Other quotes might be supplied. Serious research of the early writings about the communion of the body and blood of Christ would do us well. In that research, all of us will likely find things with which to agree and things with which to disagree. Most of all, for my purpose, it will ostracize any thought that transubstantiation has always been taught and debunk any idea that only 500 years ago it began to be taught that the elements are symbols for the literal body and blood of Christ .

In the second quote, Chan is basically talking in terms of architecture, the structure of a building![v] What is at the center of the building, a pulpit or an altar. The New Testament church is not a physical building but a people. Most often they met in homes, which likely had neither of these “architectural” features. Altars and pulpits, rather, are historical developments, not inherent parts of the nature of the church. Both preaching and the Lord’s supper had their place in the New Testament and their importance should not be overlooked. They are not in competition, but complementary – especially if you don’t attach superstitious notions to them. Further, even a cursory glance at the book of Acts reveals preachers standing before people to preach God’s message.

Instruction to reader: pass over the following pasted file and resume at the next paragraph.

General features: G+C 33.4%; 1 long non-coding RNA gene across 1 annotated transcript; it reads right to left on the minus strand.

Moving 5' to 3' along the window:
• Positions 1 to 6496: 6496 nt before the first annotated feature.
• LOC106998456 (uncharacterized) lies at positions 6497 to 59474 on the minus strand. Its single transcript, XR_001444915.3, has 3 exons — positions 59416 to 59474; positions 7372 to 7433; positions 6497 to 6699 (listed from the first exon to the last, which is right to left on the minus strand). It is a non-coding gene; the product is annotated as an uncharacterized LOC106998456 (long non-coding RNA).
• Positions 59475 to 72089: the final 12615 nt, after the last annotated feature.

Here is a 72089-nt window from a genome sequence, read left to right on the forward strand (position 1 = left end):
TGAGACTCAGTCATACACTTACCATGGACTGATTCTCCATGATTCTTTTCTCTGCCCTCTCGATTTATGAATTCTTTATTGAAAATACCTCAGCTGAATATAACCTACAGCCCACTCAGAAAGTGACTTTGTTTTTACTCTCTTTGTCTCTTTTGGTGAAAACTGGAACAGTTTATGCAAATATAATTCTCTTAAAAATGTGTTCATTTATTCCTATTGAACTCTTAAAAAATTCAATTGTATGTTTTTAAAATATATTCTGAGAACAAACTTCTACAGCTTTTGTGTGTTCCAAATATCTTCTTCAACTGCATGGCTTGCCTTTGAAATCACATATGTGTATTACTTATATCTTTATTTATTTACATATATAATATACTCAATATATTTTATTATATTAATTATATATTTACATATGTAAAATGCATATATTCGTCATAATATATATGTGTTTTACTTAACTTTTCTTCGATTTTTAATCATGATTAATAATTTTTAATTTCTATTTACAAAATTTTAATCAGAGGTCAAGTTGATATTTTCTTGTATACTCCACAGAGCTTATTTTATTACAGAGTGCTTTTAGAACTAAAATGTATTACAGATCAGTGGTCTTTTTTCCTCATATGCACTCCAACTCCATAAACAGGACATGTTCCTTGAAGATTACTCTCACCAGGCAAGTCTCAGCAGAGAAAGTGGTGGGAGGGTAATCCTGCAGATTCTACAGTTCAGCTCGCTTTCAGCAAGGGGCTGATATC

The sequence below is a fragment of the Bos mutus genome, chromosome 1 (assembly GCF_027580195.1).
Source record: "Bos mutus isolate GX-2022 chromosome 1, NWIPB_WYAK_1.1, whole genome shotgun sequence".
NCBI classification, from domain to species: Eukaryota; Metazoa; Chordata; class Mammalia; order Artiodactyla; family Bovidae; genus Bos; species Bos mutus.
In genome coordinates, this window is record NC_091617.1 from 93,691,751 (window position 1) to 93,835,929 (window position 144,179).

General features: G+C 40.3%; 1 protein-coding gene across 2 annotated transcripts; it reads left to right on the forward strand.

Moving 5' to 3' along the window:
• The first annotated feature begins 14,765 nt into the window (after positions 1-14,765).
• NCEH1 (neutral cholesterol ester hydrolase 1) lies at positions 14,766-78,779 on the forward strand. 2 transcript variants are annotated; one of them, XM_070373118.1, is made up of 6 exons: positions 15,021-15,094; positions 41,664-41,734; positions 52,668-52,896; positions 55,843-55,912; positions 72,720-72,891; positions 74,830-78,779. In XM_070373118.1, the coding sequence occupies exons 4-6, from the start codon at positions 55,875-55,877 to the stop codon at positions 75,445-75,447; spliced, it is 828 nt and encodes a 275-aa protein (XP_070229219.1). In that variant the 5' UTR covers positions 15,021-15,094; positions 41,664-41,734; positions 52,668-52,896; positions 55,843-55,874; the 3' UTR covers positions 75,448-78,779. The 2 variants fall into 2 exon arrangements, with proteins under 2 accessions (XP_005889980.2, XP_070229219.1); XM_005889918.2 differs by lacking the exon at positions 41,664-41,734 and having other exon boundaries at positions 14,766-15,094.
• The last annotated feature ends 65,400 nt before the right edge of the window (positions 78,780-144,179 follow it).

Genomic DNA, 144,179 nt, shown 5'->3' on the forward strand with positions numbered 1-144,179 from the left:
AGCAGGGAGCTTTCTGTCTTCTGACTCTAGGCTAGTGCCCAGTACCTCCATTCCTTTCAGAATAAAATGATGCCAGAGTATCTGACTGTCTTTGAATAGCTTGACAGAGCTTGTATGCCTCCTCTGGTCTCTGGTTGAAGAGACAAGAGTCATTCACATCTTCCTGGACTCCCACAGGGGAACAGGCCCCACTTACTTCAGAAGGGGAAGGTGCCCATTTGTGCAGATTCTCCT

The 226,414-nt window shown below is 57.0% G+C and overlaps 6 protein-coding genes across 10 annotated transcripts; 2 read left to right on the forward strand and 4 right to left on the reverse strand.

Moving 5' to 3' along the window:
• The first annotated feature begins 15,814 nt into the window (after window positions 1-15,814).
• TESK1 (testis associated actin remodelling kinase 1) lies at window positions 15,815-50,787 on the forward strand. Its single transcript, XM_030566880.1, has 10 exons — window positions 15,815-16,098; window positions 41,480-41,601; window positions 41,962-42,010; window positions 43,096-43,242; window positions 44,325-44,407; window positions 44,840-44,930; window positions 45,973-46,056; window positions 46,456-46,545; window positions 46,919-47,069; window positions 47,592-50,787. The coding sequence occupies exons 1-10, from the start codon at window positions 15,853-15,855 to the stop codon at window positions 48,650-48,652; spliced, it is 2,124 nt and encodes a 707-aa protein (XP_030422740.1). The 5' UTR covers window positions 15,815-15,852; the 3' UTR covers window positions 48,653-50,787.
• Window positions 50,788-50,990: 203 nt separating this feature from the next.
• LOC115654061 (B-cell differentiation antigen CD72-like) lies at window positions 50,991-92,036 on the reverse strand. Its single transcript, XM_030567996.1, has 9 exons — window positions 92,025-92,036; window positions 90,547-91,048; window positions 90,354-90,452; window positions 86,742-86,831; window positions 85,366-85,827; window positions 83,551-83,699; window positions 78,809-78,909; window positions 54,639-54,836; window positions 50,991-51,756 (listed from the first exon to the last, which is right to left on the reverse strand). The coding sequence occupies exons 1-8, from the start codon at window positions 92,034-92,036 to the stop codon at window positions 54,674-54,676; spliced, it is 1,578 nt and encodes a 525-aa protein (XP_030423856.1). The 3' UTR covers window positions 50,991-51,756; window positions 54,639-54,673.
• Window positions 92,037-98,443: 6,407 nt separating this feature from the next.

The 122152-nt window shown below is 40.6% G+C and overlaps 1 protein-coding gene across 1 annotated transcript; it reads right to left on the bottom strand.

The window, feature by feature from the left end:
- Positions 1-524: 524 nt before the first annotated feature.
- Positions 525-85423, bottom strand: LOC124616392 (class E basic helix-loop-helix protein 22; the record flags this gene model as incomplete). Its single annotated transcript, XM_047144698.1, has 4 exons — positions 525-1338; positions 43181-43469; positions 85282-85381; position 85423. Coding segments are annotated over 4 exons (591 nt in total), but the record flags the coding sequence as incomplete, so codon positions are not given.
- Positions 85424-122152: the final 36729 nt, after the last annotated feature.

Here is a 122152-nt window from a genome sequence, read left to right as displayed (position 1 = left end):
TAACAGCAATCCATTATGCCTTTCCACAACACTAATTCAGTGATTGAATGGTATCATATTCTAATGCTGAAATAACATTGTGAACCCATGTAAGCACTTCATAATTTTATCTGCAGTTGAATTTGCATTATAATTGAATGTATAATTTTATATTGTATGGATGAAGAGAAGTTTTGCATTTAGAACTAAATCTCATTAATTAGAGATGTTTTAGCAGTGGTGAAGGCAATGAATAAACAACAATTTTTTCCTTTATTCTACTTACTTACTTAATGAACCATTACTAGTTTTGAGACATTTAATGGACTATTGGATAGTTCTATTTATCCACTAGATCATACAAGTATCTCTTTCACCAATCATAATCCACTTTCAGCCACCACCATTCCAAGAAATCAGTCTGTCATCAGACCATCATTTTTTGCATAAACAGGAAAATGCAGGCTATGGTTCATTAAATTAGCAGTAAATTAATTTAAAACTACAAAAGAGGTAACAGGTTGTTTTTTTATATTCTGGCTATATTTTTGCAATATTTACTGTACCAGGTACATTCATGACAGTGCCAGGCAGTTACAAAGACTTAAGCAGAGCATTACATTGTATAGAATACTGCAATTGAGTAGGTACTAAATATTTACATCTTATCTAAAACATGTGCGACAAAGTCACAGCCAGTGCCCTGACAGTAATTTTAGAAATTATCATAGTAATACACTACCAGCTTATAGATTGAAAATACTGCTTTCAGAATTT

Finally, Chan throw out a highly suspect number of Protestant denominations, along with the lie that “for a thousand years there was just one church.” There is so much wrong with this statement. The 33,000 number is bogus, as demonstrated in this article. In We Need to Stop Saying That There Are 33,000 Protestant Denominations, the Catholic author of it states, “Catholics need to stop citing this number, not only because it is outlandishly false but because it is not the point how many Protestant denominations there are.” Though I cannot endorse all in the article, a perusal of it demonstrates just how problematic is that number. I can only imagine that Francis Chan endorses Roman Catholicism as the “one church.” This is not true, even considered within the realm of the highly authoritarian offshoot of Christianity that it is. Worse, Catholicism wreaked havoc on New Testament Christianity – setting up shop with iron-handed heresy, waging war on the churches that stood for the simplicity of the gospel, “killed God’s prophets, and digged down his altars.”